Competitive speed eating: the Yakiniku King stable.

16 12 2011

Competitive speed eating: the Yakiniku King stable.

 

Yakiniku King Numazu Korean BBQ

 

Right. Pay attention. If you want to test yourself before any competitive eating championship, then I recommend you take yourself to the stables of the Yakiniku King on the Numazunorth side’s Rikodori (dori means road, kiddies). It’s easy to find, just follow your nose to the passenger jet, super-charged, mega, big-like-all-buggery exhausts pumping the smell of delicious charred flesh into a dispersal radius of 500 meters.

Once inside the Yakiniku King, a trainer will take you to a table and present you with a training regime as they light your Korean barbeque. Before deciding, it is important to make yourself familiar with your surroundings so you can maximize your eating time.

Look, put simply, any competitive eater worth their weight in beef needs to be at home in their surroundings. They must be able to reach for sauces with out even looking. They must be able to send out an order while simultaneously flipping strips of fleshy charred goodness on the barbeque. The must not let ANYTHING interrupt their steady, focused mastication.

Your trainer will present you with three training regimes each running for precisely 100minutes:

  • 58 item menu 2,480yen
  • 100 item menu 2980yen
  • 120 item menu 3,480ye

 

Each program increases in difficulty as their quality and scope of choice distracts you from your ingestion.

            There is also a drink list that you can pay per item for or take the soft drink or beer and minor spirits all-you-can-drink (nomihoudai) option to help you wash down your food.

            Ordering is simple, but you need to be on your game because you only have 100 minutes to stick as much as you can in your mouth. You will need to make these steps second nature before you go.

Step 1 – Grab the touch screen console. These bad boys get slippery so watch out. It is a good idea to get some calluses on your hands before you come. I hear that the pro’s callus their hands by turning their meat on the barbeque with their fingertips. This also gives them the advantage of developing a certain heat resistance to the scorching flames emanating from beneath the grill (NOTE: not for the amateur or faint of heart.).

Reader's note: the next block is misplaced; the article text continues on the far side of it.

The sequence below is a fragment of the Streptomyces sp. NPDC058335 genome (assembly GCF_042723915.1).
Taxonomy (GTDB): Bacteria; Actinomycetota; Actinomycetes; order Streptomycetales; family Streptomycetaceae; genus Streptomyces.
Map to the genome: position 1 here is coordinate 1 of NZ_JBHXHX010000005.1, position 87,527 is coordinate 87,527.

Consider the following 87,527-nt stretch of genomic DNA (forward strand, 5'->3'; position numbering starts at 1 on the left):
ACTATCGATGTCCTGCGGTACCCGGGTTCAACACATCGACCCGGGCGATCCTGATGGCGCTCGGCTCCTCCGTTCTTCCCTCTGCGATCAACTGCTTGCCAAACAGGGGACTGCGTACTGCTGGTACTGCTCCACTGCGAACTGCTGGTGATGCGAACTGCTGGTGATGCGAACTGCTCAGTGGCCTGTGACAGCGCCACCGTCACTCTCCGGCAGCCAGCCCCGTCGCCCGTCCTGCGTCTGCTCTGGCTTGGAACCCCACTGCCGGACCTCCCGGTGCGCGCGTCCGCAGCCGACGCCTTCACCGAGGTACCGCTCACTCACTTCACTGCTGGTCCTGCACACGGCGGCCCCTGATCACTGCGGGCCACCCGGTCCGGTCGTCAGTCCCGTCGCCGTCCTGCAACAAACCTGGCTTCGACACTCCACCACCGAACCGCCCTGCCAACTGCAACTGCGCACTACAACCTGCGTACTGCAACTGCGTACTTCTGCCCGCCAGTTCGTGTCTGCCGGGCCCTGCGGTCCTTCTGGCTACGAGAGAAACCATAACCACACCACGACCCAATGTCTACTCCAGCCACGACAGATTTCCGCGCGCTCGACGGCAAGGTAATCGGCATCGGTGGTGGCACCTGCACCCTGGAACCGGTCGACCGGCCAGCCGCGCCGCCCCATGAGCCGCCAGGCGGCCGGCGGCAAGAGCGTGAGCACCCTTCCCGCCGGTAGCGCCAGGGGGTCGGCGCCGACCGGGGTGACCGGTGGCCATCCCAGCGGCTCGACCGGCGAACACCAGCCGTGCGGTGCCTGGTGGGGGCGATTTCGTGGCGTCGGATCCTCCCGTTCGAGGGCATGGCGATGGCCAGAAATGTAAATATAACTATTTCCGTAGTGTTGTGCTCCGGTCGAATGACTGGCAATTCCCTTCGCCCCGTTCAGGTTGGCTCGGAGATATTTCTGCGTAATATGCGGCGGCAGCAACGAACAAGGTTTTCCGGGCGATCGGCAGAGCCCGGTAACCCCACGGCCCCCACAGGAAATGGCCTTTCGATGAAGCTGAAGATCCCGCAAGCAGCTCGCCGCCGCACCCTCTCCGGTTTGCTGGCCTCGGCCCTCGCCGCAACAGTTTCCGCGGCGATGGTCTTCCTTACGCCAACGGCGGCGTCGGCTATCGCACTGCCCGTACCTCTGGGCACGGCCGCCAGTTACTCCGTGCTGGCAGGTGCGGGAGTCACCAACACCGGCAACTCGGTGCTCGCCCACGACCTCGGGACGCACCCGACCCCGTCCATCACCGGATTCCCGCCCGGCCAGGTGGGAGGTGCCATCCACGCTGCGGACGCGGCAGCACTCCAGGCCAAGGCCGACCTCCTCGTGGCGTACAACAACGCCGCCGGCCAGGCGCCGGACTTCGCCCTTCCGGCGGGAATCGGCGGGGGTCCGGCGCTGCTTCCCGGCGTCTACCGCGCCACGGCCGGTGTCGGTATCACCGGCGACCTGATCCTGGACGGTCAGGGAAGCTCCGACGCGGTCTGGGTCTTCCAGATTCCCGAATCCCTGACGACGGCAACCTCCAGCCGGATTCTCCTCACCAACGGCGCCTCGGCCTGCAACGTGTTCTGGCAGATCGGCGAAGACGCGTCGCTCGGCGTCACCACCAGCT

Step 2 – Press the screen with your free hand (remember the other hand should be either stuffing food in your head or flipping the meat).

Step 3 – Choose from a selection of meats or side dishes. Diehards will immediately go to the meat.

Step 4 – A new screen will appear and give you an option for meats (or other items). Choose what category you want. It is pretty easy to figure out thanks to the pictures. Training guides generally tell you to go for the beef first. A couple of thin pieces of skirt steak followed by some beautifully marbled rib eye slivers are a good start for me. After the beef I’m onto the pork and then finally the chicken.

Step 5 – You should now be in the final sub menu. Select your items by pressing on them.

Step 6 – Now two things could happen next. It’s designed to test your will power and dexterity. Either another small plus and minus icon will appear near you selection and you press the (+) to add more items and the (-) to take them away (but that would never happen right? Right? Good.), or a pop-up window will appear with the same plus and minus icons also with a choice of seasoning (sorry by this stage I am in the ‘zone’ as the meat haze descends upon my consciousness so I don’t remember what is what).

 

Step 7 – Once you have made a selection you are free to make more. Warning!!! There is an upper limit to the amount of items you can select at any one time. If the console is not letting you select any more then you have probably maxed out your limit for that order. It’s time to take it to the checkout.

Step 8 – To checkout, simply press the big red shopping basket at the bottom of your screen.

Step 9 – It’s not over yet. Another screen will open to confirm what you have ordered is correct before sending it off.

 

Step 10 – Repeat steps 1 through 9 until you either run out of time (almost never happens), feel like you are going to vomit (need more training), or send the Yakiniku King stables bankrupt (a titan of the competitive speed eating world).

 

courtesy of Lauren Donald